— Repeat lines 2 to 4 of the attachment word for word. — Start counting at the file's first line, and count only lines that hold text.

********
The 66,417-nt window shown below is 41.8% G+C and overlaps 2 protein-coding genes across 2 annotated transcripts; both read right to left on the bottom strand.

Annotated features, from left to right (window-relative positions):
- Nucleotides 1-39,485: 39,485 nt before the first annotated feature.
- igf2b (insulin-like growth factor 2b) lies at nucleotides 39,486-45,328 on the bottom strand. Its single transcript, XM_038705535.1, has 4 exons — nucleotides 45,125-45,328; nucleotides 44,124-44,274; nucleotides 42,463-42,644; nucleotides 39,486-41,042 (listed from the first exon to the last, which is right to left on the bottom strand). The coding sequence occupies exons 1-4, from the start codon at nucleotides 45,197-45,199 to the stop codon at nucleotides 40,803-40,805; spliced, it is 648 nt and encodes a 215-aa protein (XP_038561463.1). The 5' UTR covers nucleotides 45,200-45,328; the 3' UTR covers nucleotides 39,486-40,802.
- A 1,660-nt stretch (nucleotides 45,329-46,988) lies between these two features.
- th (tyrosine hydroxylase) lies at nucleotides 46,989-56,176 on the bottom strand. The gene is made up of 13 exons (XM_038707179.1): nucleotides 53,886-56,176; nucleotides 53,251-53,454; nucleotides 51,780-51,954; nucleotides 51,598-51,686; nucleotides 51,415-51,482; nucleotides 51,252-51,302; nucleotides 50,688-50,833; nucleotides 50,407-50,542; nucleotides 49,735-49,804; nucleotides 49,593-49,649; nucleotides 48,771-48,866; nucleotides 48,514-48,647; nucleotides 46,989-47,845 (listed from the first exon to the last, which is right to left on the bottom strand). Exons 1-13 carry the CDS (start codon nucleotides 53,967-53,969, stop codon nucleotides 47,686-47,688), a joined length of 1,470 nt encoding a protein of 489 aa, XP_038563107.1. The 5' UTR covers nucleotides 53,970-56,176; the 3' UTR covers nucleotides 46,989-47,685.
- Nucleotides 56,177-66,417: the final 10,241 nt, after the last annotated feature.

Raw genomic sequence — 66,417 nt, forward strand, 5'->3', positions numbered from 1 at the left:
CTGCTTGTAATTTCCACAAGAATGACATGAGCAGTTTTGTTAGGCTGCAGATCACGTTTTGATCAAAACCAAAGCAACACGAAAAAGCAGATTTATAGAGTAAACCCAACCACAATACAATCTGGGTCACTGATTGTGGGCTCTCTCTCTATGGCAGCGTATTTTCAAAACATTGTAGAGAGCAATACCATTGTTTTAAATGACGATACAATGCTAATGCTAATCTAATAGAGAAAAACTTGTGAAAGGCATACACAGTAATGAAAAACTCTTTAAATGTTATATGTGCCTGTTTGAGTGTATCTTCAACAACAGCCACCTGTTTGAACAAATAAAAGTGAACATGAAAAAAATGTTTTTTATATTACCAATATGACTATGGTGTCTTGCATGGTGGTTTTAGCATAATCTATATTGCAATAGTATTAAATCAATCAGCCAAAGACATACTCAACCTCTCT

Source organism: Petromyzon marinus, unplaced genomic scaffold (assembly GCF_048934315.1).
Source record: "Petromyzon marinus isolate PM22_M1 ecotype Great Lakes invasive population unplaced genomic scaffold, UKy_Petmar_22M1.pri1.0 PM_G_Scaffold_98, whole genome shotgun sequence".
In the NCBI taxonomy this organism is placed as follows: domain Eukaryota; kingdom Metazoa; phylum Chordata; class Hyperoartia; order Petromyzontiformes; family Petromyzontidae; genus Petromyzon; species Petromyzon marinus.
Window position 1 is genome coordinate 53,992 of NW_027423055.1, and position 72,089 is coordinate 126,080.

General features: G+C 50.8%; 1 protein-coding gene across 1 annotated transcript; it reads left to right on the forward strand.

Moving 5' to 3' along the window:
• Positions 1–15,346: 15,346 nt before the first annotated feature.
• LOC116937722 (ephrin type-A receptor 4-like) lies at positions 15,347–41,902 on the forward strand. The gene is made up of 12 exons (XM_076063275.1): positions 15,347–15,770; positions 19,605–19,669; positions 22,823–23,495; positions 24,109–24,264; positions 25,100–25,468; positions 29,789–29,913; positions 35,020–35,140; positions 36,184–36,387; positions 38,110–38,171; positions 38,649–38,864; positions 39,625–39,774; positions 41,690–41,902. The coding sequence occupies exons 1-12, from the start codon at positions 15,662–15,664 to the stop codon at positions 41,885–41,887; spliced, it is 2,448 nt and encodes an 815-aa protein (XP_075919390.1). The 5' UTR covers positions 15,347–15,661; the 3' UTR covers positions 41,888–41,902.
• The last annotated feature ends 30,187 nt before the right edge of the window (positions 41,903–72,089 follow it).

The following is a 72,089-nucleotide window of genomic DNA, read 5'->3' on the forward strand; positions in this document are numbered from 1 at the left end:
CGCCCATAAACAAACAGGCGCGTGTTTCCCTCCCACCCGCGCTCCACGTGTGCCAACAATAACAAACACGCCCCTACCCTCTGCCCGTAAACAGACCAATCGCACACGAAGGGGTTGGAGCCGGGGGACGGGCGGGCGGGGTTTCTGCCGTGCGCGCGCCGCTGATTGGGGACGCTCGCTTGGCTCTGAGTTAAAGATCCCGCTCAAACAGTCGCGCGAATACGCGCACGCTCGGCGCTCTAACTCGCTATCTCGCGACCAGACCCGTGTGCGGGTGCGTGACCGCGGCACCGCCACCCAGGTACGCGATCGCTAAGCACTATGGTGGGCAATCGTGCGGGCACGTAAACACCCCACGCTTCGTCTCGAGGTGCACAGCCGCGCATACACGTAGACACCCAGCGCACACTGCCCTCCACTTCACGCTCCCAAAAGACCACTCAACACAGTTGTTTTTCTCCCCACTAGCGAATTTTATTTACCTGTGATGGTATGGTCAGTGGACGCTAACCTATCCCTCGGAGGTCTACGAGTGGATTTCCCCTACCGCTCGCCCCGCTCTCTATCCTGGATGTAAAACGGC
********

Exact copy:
Annotated features, from left to right (window-relative positions):
- Nucleotides 1-39,485: 39,485 nt before the first annotated feature.
- igf2b (insulin-like growth factor 2b) lies at nucleotides 39,486-45,328 on the bottom strand. Its single transcript, XM_038705535.1, has 4 exons — nucleotides 45,125-45,328; nucleotides 44,124-44,274; nucleotides 42,463-42,644; nucleotides 39,486-41,042 (listed from the first exon to the last, which is right to left on the bottom strand). The coding sequence occupies exons 1-4, from the start codon at nucleotides 45,197-45,199 to the stop codon at nucleotides 40,803-40,805; spliced, it is 648 nt and encodes a 215-aa protein (XP_038561463.1). The 5' UTR covers nucleotides 45,200-45,328; the 3' UTR covers nucleotides 39,486-40,802.